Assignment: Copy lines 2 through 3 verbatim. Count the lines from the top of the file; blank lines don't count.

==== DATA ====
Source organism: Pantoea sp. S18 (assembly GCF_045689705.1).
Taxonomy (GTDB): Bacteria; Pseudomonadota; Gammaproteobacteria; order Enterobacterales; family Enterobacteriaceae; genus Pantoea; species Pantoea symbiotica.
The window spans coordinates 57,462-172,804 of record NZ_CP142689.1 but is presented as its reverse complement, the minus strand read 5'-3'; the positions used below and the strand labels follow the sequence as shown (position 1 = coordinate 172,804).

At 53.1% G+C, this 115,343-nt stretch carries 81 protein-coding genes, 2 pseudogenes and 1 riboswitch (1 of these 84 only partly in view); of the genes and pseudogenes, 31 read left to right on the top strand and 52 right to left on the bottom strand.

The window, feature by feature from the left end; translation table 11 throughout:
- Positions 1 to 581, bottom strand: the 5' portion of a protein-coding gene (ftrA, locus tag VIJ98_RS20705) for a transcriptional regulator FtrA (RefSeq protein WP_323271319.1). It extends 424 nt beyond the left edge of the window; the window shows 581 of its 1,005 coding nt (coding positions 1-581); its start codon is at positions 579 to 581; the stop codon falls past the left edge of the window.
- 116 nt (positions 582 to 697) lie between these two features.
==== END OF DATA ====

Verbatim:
Taxonomy (GTDB): Bacteria; Pseudomonadota; Gammaproteobacteria; order Enterobacterales; family Enterobacteriaceae; genus Pantoea; species Pantoea symbiotica.
The window spans coordinates 57,462-172,804 of record NZ_CP142689.1 but is presented as its reverse complement, the minus strand read 5'-3'; the positions used below and the strand labels follow the sequence as shown (position 1 = coordinate 172,804).